The term "Trekking Peak" is a commonly misunderstood colloquial term which may refer to a variety of types of peaks in the Himalayan Region. The term is most often associated with Group "B" NMA Climbing Peaks classified by the Nepal Mountaineering Association or easier. Some may use the term "Trekking Peak" to solely describe peaks requiring little to no technical climbing experience. Others may use the term to describe all mountains regulated by the Nepal Mountaineering Association including Group "A" NMA Expedition Peaks which may require considerable difficulties and technical climbing skill.
Because of the term's loose classification of peaks it can be misleading, encompassing peaks of significant varying difficulties. There is less general consensus for the use of the term in this context of Group "A" NMA Expedition Peaks.
There is currently a total of 15 Group "B" NMA Climbing Peaks. These peaks do not exceed 7,000 metres (22,970 ft) in elevation and can be reasonably climbed from a base camp with the possible use of a high camp. To be climbed, these peaks typically require an amount of mountaineering experience and skills and the use of specialized mountaineering equipment, such as crampons and ice axes. The easiest routes to the summits of these mountains are all challenging enough to warrant a mountaineering difficulty grade by the International French Adjectival System.
|Group "B" NMA Climbing Peaks||AKA||Elevation||Grade*||Himal|
|Singu Chuli||Fluted Peak||6,501 m (21,330 ft)||AD ?||Annapurna|
|Mera Peak||6,476 m (21,250 ft)||PD||Khumbu|
|Kusum Kanguru||6,367 m (20,890 ft)||D+ ?||Khumbu|
|Kwandge||Kongde Ri||6,011 m (19,720 ft)||D ?||Khumbu|
|Chulu West||6,419 m (21,060 ft)||PD-||Manang|
|Imja_Tse||Island Peak||6,189 m (20,310 ft)||PD+||Khumbu|
|Pharchamo||6,187 m (20,300 ft)||?||Rolwaling|
|Lobuje||Lobuche||6,119 m (20,080 ft)||PD+||Khumbu|
|Ramdung||5,925 m (19,440 ft)||?||Rolwaling|
|Pisang Peak||6,091 m (19,980 ft)||PD||Manang|
|Chulu East||6,584 m (21,600 ft)||PD-||Damodar|
|Khongma-tse||Mehar Peak||5,820 m (19,090 ft)||?||Khumbu|
|Ganja-la Chuli||Naya Kanga||5,844 m (19,170 ft)||PD+||Langtang|
|Paldor Peak||5,928 m (19,450 ft)||F+||Langtang|
|Hiunchuli||6,441 m (21,130 ft)||?||Annapurna|
In Nepal there are numerous peaks that require no technical expertise to climb, which may also be considered trekking peaks. These peaks are not tracked by the Nepal Mountaineering Association. Many of these peaks see a substantial number of summits each year by hikers and trekkers in the region without the use of specialized equipment. The routes to the summits of these mountains may not be challenging enough to warrant a mountaineering difficulty grade by the International French Adjectival System.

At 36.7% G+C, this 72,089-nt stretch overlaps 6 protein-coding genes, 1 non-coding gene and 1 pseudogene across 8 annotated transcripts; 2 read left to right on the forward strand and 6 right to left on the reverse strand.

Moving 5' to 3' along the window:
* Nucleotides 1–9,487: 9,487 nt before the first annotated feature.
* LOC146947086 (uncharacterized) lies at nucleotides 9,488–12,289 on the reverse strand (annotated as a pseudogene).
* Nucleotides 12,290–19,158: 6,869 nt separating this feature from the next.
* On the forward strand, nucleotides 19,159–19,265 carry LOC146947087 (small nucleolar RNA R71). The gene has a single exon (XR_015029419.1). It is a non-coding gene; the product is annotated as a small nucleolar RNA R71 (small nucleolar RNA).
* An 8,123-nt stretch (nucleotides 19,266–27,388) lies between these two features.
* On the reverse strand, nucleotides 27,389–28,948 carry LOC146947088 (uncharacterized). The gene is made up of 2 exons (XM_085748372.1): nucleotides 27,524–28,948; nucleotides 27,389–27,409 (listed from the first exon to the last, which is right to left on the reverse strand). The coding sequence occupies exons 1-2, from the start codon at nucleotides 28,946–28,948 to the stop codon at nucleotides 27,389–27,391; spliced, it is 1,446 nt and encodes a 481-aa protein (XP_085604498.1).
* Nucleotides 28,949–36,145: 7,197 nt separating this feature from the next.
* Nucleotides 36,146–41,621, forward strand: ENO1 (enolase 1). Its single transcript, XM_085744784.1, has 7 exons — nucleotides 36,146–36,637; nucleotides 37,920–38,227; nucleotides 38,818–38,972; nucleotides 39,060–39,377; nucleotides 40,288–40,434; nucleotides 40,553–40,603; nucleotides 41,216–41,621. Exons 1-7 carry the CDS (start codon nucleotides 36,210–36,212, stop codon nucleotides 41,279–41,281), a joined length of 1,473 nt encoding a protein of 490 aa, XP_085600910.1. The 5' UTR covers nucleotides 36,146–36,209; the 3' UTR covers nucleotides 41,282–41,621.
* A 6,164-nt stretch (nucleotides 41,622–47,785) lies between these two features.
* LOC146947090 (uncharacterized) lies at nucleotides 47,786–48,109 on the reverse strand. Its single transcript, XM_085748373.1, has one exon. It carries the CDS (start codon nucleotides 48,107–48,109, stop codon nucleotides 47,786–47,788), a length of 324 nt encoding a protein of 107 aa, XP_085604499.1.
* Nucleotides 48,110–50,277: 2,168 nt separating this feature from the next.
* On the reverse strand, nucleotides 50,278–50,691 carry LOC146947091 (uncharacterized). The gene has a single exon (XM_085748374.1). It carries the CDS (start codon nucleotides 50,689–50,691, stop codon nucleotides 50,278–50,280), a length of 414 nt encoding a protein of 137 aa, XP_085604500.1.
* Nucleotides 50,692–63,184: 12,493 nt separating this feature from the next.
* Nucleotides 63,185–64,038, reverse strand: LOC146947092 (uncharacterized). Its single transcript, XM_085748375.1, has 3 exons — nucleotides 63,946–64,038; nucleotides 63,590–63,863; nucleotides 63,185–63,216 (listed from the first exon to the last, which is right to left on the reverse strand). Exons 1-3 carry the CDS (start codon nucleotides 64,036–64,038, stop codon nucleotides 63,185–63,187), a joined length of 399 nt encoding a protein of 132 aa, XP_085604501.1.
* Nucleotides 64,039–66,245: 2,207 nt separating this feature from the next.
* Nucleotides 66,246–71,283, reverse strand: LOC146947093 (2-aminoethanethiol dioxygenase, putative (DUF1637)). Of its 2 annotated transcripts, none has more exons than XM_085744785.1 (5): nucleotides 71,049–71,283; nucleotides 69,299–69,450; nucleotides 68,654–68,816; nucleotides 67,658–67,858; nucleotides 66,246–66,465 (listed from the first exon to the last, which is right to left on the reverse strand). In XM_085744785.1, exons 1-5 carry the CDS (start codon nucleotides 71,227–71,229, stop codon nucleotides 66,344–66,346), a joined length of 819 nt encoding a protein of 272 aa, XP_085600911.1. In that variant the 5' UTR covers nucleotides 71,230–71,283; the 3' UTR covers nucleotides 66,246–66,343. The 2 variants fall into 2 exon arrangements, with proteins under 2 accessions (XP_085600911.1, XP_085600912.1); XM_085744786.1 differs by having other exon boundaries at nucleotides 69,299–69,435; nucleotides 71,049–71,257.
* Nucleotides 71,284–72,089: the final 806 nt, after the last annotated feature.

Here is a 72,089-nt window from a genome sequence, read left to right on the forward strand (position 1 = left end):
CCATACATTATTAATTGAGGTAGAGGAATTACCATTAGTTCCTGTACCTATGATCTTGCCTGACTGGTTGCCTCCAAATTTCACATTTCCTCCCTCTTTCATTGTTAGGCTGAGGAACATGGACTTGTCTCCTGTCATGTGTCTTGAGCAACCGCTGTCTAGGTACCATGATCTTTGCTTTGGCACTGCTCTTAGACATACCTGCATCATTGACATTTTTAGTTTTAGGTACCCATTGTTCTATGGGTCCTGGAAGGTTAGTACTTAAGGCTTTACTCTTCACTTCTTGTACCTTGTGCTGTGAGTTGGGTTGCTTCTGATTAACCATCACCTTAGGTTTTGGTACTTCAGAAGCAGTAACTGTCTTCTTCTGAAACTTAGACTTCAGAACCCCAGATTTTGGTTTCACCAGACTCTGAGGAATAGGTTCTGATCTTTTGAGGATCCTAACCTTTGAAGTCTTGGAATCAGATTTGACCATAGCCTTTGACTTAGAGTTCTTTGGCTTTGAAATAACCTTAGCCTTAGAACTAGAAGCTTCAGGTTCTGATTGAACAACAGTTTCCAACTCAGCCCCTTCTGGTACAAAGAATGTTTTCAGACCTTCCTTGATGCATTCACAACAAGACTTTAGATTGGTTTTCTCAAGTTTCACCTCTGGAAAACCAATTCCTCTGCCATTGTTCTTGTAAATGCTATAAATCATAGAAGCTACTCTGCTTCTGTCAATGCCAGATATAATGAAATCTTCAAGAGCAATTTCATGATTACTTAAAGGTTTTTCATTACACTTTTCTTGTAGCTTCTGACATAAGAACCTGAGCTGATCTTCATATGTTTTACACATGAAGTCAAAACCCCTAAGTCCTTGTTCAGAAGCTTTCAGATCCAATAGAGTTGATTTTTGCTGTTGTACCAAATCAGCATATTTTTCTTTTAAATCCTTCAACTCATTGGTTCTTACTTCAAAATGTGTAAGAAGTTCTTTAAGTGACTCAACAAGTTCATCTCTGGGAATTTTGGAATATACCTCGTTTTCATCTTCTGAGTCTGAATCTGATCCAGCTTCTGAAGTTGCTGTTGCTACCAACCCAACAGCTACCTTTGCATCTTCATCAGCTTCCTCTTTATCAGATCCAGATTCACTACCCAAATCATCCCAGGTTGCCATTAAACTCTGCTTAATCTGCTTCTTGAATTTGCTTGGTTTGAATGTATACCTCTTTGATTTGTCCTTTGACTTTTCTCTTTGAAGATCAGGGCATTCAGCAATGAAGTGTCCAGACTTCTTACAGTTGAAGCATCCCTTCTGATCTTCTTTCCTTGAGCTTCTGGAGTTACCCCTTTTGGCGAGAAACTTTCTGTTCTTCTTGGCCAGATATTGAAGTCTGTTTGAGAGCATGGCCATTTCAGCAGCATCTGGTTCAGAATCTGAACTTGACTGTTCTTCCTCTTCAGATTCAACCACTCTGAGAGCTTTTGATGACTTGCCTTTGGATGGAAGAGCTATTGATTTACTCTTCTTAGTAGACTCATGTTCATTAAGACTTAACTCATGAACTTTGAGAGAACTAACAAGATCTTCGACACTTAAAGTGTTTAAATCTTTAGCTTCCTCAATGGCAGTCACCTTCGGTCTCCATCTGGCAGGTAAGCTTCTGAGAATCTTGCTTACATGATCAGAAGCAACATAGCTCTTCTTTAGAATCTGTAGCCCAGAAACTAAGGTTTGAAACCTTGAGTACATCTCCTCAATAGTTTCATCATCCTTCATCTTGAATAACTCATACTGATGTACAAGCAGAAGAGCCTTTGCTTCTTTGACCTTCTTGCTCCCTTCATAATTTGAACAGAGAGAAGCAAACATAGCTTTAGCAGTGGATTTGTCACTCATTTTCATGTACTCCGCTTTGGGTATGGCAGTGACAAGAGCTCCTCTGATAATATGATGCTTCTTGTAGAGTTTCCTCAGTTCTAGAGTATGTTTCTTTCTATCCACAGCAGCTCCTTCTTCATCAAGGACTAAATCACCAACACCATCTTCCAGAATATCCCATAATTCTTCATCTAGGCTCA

|Popular Low/Non-Technical Peaks||AKA||Elevation||Grade*||Himal|
|Yala Peak||5,732 m (18,810 ft)||F+||Langtang|
|Tharpu Chuli||Tent Peak||5,663 m (18,580 ft)||F||Annapurna|
|Tukuche Peak||6,920 m (22,700 ft)||F||Annapurna|
|Pokalde||Dolma Ri||5,806 m (19,050 ft)||n/a||Khumbu|
|Gokyo Ri||5,357 m (17,580 ft)||n/a||Khumbu|
|Chhukung Ri||5,559 m (18,240 ft)||n/a||Khumbu|
|Kala Patthar||5,644 m (18,520 ft)||n/a||Khumbu|
The Indian Mountaineering Foundation describes trekking peaks closer to the true definition of trekking, where peaks have a defined route that requires less technical mountaineering skill. There peaks are open for climbing, where climbers are not required to book permits with or pay royalties to the Indian Mountaineering Foundation. Although some peaks are located in inner line, meaning close to border thus due to security reason, permissions and permits may be required from local civil or army authorities. Also, some peaks may be out of reach from foreign climbers.
|IMF trekking peaks||Elevation||State|
|Friendship Peak||5,289 m (17,350 ft)||Himachal Pradesh|
|Ladakhi Peak||5,345 m (17,540 ft)||Himachal Pradesh|
|Stok Kangri||6,153 m (20,190 ft)||Ladakh|
- "Indian Mountaineering Foundation - Trekking Peaks". www.indmount.org. Retrieved 2016-10-28. CS1 maint: discouraged parameter (link)